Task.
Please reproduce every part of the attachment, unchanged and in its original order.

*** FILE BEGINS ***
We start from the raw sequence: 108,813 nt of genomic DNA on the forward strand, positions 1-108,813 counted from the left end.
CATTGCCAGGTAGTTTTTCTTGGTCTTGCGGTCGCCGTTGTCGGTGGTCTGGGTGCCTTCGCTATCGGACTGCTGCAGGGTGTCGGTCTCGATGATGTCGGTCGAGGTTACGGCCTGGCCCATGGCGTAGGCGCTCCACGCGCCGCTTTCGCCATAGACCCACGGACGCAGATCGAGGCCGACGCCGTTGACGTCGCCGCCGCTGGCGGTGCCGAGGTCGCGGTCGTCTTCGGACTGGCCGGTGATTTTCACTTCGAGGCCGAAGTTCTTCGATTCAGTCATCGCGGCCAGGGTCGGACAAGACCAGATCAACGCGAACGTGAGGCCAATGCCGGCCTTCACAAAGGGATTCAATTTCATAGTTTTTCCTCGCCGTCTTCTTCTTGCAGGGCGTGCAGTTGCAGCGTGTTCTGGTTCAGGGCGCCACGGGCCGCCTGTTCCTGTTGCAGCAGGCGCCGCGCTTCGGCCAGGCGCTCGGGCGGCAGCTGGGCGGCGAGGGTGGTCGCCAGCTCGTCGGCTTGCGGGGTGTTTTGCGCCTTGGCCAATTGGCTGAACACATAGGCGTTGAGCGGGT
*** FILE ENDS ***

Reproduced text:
We start from the raw sequence: 108,813 nt of genomic DNA on the forward strand, positions 1-108,813 counted from the left end.
CATTGCCAGGTAGTTTTTCTTGGTCTTGCGGTCGCCGTTGTCGGTGGTCTGGGTGCCTTCGCTATCGGACTGCTGCAGGGTGTCGGTCTCGATGATGTCGGTCGAGGTTACGGCCTGGCCCATGGCGTAGGCGCTCCACGCGCCGCTTTCGCCATAGACCCACGGACGCAGATCGAGGCCGACGCCGTTGACGTCGCCGCCGCTGGCGGTGCCGAGGTCGCGGTCGTCTTCGGACTGGCCGGTGATTTTCACTTCGAGGCCGAAGTTCTTCGATTCAGTCATCGCGGCCAGGGTCGGACAAGACCAGATCAACGCGAACGTGAGGCCAATGCCGGCCTTCACAAAGGGATTCAATTTCATAGTTTTTCCTCGCCGTCTTCTTCTTGCAGGGCGTGCAGTTGCAGCGTGTTCTGGTTCAGGGCGCCACGGGCCGCCTGTTCCTGTTGCAGCAGGCGCCGCGCTTCGGCCAGGCGCTCGGGCGGCAGCTGGGCGGCGAGGGTGGTCGCCAGCTCGTCGGCTTGCGGGGTGTTTTGCGCCTTGGCCAATTGGCTGAACACATAGGCGTTGAGCGGGT